Metro Regional Connector Officially Opened to the Public

Daniel Pineda

On Friday, June 16, the Los Angeles County Metropolitan Transportation Authority (Metro) celebrated the grand opening of the completed Regional Connector transit project at the Japanese American National Museum (JANM).

According to an official press release by Metro, the newly-opened Regional Connector transforms the way many riders will experience the Metro system, with nearly two miles of new track that allow light rail trains to travel between Union Station and the busy 7th Street/Metro Center Station in Downtown’s Financial District.

The opening ceremony of the Regional Connector, emceed by actor, Trustee, Chair Emeritus and JANM founding member, George Takei, featured the unveiling of a plaque installed at the Little Tokyo/Arts District Station, in honor of the former Secretary of Transportation, Norman Mineta.

Mineta, a dedicated member of the Japanese American Community, worked closely with Metro in securing the financing for the Regional Connector at the federal level. Mineta played a pivotal part in the Regional Connector transit project, thanks to his relationships with the Little Tokyo Community Council, Metro, and those at the federal level.

During his time in Congress, Mineta championed legislation promoting and furthering justice. Thanks to him, all public transit buses are universally accessible because of his leadership in shaping the 1990 Americans with Disabilities Act (ADA). Mineta was also a co-sponsor of the Civil Liberties Act of 1988.

“It’s finally opened! Los Angeles County residents now have three gorgeous new underground stations to help them travel easily across L.A. County and readily reach more Downtown LA locations via Metro rail,” said Glendale City Council Member and Metro Board Chair Ara J. Najarian. “What better way to celebrate the opening than with the unveiling of a plaque dedicated to Norman Y. Mineta, a national treasure and someone whose many worthy accomplishments played a crucial role in the transportation industry. Mineta’s legacy will continue to live on for those who pass through the Little Tokyo/Arts District Station.”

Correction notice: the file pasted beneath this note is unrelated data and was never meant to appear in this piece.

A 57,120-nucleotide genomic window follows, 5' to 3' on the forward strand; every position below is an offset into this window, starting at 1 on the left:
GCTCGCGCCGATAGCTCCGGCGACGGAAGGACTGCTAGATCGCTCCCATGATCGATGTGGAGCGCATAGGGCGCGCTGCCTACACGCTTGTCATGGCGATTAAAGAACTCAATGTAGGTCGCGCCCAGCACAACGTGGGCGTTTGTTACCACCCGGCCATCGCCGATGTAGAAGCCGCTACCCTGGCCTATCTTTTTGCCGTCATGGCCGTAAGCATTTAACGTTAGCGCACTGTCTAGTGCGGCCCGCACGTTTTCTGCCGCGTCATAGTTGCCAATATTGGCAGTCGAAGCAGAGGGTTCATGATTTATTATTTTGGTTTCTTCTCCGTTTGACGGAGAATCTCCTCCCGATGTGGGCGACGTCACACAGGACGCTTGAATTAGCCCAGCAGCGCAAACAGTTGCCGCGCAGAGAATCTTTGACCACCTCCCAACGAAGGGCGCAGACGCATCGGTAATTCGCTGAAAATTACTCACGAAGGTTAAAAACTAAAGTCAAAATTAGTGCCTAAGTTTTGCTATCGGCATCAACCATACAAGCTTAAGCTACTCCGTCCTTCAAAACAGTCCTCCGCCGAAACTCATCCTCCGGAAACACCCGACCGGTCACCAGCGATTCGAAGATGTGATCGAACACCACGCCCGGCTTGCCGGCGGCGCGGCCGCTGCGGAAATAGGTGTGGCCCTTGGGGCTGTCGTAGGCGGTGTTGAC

According to Jacquelyn Dupont-Walker, the first vice chair for the Metro Board of Directors, the Regional Connector’s development also allowed for Metro to merge several of its train lines, creating two serpent-like train lines where there were once three.

“The Regional Connector is a long-awaited promise of transit equity for Los Angeles County residents,” said Dupont-Walker. “Bringing together Metro’s L (Gold), A (Blue) E (Expo), B (Red), D (Purple) lines at the 7th Street/Metro Center Station provides Angelenos more access to LA’s rich cultural landscape, with access to employment centers, faith institutions, education and entertainment hubs that help Los Angeles thrive.”

The Regional Connector’s opening also grants riders access to three new underground stations along its transit line. The new stations include:

Little Tokyo/Arts District Station, where riders will have easy access to historically rich and vibrant neighborhoods and cultural institutions.

Historic Broadway Station, which features the Broadway Theater District, and Old Spring Street, known as the original Financial District of Downtown Los Angeles.

Grand Avenue Arts/Bunker Hill Station, which connects riders to Downtown Los Angeles’ performing arts institutions, museums, fine dining experiences and more.